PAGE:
Selling shovels in the AI gold rush

Selling shovels in the AI gold rush

Feature articles |
By Nick Flaherty

Jensen Huang received a rockstar welcome in front of 11,000 people in a stadium in San Jose this week.

As CEO and founder of Nvidia, Huang has seen his company become the world’s third most valuable company worth $2.29tn.

And yet he is insistent that Nvidia is about selling the tools and infrastructure for artifical intelligence models such as transformers, despite being part of the paper that first described the technology. This focus on selling the shovels to the miners in a gold rush is a key and was clearly extended with week with a series of announcements.

“Nvidia doesn’t build chips we build data centres. AI is not a chip problem, it’s a software problem. We won’t invent AIs but we will manufacture AIs.” This is at the heart of its ‘AI foundry strategy’ to create the hardware and software infrastructure to supply AI models.

This infrastructure is the NIMs and NeMo/

The Nvidia Inference Microservice (NIM) is a microservice that packages up a model with all the software it needs to run anywhere, whether in the data centre, a laptop or a Jetson board, as long as there is an Nvidia GPU with Tensor cores and the CUDA software.

“The library of the future is a microservice as it is not just described in mathematics but in AI,” said Huang. “Libraries such as cuDNN and cuLitho in the future will be NIMs. We will make the NIMs so they are very performing.”

Nvidia is taking open source and popular models and packaging them into NIMs for developers to use. But developers can also package up their own models with the NeMo tool.

NeMo Retriever microservices let developers link AI applications to business data — including text, images and visualizations such as bar graphs, line plots and pie charts — to generate highly accurate, contextually relevant responses. With these retrieval-augmented generation (RAG) capabilities, enterprises can offer more data to copilots, chatbots and generative AI productivity tools to boost accuracy and insight.

Additional NeMo microservices are coming soon for custom model development. These include NeMo Curator for building clean datasets for training and retrieval, NeMo Customizer for fine-tuning LLMs with domain-specific data, NeMo Evaluator for analyzing AI model performance, as well as NeMo Guardrails for LLMs.

“We will create, partner, take open source for production quality pre-trained models and adapt them, fine tune them, guard rail, and surround them with NeMo services,” said Huang.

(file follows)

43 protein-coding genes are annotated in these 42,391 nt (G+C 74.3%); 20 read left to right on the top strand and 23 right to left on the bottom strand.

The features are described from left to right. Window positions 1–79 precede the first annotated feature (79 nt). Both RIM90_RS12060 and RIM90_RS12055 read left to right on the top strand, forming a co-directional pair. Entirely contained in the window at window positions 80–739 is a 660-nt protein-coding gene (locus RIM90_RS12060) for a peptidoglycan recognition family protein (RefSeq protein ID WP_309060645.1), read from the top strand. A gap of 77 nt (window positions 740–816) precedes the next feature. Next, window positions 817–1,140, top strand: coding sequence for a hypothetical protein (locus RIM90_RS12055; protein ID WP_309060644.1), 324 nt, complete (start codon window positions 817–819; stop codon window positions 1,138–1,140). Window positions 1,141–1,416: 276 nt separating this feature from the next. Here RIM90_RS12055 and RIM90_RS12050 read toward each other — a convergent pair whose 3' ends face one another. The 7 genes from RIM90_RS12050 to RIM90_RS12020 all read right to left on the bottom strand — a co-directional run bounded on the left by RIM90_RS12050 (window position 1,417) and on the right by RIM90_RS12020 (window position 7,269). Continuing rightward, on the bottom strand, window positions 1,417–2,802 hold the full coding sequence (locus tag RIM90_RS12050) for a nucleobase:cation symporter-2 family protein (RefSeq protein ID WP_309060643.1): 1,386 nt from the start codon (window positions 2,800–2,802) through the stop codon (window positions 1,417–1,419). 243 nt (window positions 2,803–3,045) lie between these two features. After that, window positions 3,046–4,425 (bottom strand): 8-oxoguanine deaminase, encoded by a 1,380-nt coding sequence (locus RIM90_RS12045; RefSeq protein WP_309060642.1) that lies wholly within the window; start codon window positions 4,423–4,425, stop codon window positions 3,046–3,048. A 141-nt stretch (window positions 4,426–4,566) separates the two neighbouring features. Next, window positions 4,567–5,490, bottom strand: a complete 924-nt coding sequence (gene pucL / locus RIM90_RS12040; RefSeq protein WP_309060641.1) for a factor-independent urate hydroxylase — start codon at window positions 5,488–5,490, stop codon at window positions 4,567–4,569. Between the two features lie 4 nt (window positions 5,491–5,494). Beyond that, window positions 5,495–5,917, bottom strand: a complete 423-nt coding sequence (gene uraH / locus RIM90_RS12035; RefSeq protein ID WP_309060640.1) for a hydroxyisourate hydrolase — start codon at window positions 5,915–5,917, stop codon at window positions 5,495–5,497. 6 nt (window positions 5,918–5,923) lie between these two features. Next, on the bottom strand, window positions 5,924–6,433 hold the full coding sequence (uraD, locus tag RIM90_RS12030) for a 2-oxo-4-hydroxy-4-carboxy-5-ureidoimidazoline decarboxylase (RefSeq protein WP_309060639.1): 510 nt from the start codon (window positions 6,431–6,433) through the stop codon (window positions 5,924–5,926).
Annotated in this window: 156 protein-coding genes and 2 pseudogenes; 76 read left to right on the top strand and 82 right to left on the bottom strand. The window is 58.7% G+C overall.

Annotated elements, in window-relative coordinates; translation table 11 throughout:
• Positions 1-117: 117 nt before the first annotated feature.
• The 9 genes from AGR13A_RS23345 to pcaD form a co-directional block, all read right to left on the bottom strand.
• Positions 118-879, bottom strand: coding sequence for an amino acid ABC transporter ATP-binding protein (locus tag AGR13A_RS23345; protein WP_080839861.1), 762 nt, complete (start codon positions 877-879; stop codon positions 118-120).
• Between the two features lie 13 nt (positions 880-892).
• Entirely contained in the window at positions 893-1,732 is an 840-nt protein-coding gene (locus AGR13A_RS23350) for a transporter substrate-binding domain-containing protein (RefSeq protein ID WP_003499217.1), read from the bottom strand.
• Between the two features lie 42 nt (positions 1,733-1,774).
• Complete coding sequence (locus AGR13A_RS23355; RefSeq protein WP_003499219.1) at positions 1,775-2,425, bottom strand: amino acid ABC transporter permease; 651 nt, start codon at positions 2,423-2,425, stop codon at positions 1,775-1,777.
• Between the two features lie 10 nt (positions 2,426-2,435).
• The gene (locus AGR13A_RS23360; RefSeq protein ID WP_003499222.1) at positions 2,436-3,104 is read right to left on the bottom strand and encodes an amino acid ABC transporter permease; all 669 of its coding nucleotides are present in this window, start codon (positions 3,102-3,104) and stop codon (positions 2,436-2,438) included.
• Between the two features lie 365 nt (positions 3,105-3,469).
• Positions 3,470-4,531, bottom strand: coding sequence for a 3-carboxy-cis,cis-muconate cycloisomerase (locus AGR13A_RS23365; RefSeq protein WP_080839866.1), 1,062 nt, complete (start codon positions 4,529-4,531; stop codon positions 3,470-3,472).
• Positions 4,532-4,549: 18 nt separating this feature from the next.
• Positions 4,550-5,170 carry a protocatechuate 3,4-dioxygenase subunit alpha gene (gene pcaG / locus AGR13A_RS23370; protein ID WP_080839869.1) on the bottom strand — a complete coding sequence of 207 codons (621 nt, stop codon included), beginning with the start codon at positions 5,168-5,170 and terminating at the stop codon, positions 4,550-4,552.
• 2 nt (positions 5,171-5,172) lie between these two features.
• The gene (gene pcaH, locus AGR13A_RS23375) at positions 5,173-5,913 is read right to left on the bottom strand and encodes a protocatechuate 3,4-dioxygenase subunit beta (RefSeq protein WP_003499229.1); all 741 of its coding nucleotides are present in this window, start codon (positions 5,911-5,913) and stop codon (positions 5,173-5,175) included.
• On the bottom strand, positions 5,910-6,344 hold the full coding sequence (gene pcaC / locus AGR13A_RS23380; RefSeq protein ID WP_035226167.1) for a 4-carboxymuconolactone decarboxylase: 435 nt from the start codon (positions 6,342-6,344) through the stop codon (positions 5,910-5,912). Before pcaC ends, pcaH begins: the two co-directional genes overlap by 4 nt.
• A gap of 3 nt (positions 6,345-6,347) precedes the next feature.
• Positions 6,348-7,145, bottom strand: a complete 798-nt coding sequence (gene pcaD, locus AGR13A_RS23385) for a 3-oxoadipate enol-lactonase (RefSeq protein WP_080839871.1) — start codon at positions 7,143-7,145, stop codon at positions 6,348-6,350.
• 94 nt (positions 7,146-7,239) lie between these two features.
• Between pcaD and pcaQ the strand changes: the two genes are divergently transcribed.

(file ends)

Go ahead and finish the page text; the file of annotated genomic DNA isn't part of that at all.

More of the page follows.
The NIM microservices can also be packaged in software containers such as Kubernetes and managed with orchestration tools.

This starts with the enterprise market as the AI foundry but expands out to the industrial world, and in particular humanoid robots. The latest Blackwell GPU array will be integrated with ARM cores into Thor chip that will be used in those robots and will run models in the NIM containers.

These models will be trained in a new tool called Issac Lab operating in the Omniverse digital twin virtual environment. Omniverse has been re-written form the ground up in the last two years to support this move.

Of course the real world makes an appearance, and the geopolitics of China, that manufacturing powerhouse, will be important.

“There are two things we will do right away [regarding China],” said Huang. “Make sure we understand the policies and second do everything we can to create resilience in our supply chain. For example our Blackwell system has 35,000 parts with 8 coming from TSMC

“The DGX data centre has 600,000 parts from all over the world and many are from China. This is my truth, as it is for the automotive industry and for the defence industry so the supply chain is complicated but I have every confidence the doomsday scenario is not likely to happen, what we can do relate to resilience and compliance.”

The GTC conference this week covered a wide range of different technologies highlighting the range .of operation of the company

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